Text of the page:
6) Avoid Regretting Your Decisions

Don't make any hasty decisions. Give yourself time to see where you stand and how your money is going to work. The goal is to get to a place where you're able to pay bills easily and start saving again. You might find that it's too soon to consider bankruptcy or that you can recover financially on your own before you file bankruptcy. Either way, it's important not to regret your decision, so do everything in your power not to just react but rather strategize and find out what's best for you, what will give you peace of mind—and then act decisively based on that knowledge.


7) Don’t put off happiness

It is perfectly fine to get back to living again. You can get rid of the stress and worry. Find all the ways you can enjoy life and activities that fall within your budget. These will gow over time as you get more comfortable with tracking the behavior of your money. Look at your future now, make plans for it. Focus on where you want to be in 6 months or 1 year from now. No one ever said having a positive future was easy but if you work hard enough toward it, it can be achieved. Don’t let your past failures prevent you from setting goals for yourself for a better future because failures build character and help us learn from our mistakes which prevents us from repeating them again in our future endeavors. If we were not allowed to fail we would never try new things and would never push ourselves out of our comfort zone. Each failure we have builds our character a little bit stronger until eventually we become an unstoppable force. Take these tips today and implement them into your daily routine so that they will stick with you forever. Then, when life gets tough in the future you can look back on these tips and remember how they got you through the roughest patch in you will feel encouraged and empowered.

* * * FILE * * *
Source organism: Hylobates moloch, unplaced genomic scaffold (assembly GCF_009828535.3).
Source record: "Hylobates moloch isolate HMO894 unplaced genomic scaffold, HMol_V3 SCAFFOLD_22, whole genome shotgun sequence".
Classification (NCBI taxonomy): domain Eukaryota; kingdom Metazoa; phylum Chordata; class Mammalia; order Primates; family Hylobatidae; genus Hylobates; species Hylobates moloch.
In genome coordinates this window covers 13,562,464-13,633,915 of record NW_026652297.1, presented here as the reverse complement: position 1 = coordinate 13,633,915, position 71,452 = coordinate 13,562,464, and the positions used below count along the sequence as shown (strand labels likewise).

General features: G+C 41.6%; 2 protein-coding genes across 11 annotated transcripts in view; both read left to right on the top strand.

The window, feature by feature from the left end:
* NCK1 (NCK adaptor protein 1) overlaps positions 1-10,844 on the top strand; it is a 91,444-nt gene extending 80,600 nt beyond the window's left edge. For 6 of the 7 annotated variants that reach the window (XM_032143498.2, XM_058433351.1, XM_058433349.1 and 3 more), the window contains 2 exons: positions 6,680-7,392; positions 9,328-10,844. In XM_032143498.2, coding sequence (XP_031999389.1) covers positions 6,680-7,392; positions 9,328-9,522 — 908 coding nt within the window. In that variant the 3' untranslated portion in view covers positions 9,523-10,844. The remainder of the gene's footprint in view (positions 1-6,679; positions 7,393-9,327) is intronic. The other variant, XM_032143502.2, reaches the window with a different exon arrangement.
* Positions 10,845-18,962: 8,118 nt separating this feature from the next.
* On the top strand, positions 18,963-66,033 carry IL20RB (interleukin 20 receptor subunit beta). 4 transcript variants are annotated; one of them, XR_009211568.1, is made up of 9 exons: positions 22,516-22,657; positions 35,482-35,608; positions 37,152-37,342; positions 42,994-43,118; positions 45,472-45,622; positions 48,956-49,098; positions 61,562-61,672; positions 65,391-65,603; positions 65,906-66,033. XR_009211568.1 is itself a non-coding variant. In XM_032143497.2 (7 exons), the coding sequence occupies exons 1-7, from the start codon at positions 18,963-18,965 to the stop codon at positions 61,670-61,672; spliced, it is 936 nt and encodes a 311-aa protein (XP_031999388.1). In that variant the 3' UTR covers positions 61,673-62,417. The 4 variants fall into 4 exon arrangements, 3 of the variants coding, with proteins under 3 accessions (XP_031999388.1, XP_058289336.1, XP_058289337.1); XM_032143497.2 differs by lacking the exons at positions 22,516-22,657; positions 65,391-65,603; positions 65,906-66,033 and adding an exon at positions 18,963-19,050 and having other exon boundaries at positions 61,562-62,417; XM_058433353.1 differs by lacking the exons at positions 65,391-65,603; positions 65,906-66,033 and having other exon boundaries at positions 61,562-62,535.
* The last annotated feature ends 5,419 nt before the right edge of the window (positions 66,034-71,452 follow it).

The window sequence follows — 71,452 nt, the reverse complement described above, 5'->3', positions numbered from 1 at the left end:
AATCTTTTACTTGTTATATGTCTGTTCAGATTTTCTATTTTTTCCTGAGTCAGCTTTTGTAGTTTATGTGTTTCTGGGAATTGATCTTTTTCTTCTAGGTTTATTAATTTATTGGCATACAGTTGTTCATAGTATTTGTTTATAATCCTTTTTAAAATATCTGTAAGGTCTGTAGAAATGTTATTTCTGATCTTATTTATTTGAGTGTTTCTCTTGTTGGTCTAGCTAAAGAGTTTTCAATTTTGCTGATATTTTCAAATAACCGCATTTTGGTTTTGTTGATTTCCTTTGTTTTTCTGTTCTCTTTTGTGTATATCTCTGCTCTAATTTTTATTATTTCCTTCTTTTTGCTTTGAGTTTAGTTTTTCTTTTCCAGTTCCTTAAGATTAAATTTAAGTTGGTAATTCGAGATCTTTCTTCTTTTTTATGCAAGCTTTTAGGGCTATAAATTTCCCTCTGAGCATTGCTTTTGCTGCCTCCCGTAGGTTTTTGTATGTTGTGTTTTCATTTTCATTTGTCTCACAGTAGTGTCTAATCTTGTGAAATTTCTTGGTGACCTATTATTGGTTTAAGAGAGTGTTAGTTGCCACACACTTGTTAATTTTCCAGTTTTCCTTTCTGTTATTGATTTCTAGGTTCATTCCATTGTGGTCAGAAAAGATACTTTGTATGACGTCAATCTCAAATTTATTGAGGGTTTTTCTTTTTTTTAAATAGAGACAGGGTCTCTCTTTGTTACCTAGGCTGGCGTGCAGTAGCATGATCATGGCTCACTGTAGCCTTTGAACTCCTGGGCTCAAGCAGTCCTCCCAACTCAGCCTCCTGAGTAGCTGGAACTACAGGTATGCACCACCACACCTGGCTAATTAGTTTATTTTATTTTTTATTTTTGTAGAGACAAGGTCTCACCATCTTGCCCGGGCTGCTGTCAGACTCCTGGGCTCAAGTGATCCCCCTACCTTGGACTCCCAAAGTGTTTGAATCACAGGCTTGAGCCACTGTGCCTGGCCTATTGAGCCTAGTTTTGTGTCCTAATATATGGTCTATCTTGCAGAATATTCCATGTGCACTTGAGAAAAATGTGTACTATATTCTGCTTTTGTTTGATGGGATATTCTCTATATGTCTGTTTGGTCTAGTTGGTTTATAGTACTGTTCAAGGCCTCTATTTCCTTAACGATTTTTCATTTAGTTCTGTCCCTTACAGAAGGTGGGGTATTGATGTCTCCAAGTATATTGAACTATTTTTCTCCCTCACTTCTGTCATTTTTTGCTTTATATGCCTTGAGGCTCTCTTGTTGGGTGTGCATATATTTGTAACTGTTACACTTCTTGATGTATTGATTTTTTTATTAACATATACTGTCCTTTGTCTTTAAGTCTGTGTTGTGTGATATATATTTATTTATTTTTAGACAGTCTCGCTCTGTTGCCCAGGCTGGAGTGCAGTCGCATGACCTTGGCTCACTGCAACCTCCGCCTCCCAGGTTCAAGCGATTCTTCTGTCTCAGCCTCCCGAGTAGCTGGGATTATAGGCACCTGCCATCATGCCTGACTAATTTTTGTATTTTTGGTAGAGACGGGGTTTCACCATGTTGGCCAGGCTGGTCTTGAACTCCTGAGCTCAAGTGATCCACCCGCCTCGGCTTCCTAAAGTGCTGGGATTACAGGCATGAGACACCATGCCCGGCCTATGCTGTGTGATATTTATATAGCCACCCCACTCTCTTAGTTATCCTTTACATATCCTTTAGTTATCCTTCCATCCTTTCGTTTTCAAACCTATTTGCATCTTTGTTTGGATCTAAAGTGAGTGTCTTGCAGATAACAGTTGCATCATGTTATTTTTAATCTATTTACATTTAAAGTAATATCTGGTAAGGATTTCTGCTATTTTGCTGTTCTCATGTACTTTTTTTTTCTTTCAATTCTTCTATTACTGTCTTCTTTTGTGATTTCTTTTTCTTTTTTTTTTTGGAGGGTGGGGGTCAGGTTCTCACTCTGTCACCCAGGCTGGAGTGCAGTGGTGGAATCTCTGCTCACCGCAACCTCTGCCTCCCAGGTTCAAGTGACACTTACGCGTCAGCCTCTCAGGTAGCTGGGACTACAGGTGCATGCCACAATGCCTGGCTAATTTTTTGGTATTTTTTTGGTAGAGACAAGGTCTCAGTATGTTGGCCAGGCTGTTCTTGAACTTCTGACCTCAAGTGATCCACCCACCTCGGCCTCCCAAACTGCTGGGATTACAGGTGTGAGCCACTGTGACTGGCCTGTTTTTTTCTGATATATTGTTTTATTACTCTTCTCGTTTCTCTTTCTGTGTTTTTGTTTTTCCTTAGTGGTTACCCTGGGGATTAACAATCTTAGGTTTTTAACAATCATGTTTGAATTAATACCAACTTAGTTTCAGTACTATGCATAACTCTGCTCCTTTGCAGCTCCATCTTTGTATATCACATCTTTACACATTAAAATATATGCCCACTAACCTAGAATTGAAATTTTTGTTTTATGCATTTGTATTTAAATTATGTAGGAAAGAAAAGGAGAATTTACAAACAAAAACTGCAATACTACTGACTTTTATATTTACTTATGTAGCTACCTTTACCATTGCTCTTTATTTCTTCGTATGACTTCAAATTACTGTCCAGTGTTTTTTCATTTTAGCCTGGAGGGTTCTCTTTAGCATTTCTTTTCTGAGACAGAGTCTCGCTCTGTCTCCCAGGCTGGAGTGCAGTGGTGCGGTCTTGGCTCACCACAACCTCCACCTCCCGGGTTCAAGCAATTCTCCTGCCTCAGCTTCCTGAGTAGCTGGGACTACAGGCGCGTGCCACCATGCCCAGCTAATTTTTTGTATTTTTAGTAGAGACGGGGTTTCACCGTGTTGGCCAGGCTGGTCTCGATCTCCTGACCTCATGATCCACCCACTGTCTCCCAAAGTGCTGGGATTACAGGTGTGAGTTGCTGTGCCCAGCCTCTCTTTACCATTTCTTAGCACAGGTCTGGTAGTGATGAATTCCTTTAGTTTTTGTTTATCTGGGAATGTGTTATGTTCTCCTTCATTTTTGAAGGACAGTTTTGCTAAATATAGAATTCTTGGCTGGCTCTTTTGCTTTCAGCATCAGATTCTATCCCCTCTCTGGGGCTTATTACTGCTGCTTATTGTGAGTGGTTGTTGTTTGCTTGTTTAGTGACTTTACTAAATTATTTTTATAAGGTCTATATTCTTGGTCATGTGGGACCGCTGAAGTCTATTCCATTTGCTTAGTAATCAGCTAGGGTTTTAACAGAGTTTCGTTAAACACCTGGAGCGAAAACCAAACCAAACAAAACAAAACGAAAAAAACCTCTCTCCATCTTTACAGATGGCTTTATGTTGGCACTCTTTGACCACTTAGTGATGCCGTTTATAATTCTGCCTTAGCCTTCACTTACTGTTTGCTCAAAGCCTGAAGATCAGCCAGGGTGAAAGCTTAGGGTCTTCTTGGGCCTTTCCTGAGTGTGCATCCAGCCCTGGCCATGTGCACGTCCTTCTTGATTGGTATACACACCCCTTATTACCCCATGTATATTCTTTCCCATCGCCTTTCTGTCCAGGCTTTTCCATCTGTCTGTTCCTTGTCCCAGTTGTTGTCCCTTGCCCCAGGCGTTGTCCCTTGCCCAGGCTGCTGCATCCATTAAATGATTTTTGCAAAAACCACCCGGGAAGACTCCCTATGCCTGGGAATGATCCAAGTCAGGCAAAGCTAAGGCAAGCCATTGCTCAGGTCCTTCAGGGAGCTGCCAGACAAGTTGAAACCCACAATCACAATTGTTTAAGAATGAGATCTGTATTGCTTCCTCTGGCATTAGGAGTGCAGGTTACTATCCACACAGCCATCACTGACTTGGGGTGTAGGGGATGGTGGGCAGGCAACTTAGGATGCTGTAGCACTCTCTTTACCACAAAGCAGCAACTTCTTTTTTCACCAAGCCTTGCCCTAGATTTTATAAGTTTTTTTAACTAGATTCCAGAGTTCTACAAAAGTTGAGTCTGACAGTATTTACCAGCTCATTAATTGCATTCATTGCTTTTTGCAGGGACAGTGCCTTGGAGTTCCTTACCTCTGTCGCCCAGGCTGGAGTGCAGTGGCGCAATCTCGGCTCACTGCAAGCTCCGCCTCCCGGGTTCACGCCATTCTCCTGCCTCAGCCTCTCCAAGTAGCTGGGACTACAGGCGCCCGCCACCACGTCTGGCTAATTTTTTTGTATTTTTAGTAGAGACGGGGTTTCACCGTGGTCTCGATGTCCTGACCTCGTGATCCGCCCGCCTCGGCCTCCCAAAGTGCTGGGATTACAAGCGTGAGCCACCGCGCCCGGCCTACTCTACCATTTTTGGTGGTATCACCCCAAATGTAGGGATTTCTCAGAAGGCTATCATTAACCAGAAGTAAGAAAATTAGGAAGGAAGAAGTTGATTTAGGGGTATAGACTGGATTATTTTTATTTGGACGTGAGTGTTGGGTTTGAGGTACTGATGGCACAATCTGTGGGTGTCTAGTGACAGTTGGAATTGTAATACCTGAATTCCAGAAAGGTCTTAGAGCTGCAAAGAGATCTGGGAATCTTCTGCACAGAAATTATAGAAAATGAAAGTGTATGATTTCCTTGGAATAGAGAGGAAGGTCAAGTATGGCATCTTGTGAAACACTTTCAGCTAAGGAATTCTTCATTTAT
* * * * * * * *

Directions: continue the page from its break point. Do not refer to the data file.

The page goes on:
8) Keep an eye on bills and expenses

Know what you're expenses are. Cancel unnecessary subscriptions, evaluatate any plans you might be on, and cut back costs where you can. Keep track of these in your budget and if you can cut things out, you will make way for more savings. The trick here is finding ways to spend less without making too many sacrifices or feeling like a martyr. This is a balancing act but it does get easier over time. Apps like You Need A Budget (YNAB) to help monitor your spending. But remember that setting up a budget doesn't mean depriving yourself; budget doesn't have to sound so dreary when we think about saving up money for all our favorite indulgences down the road. Create new habits: Another part of building after bankruptcy is working on creating new habits and lifestyle changes that stick with you through thick and thin. When you get into debt, one of your goals should be to pay off those bills as quickly as possible—and one way to do that is by changing your shopping and spending habits. If you have a history of racking up credit card debt because of online shopping sprees or impulse buys at department stores, try avoiding those situations until you've established better control over your purchases.




The answer yes...

There is life after bankruptcy. We ready to help you take the next steps to your financial success. Get rid of stress. Get rid of worry. Get a free case evaluation today.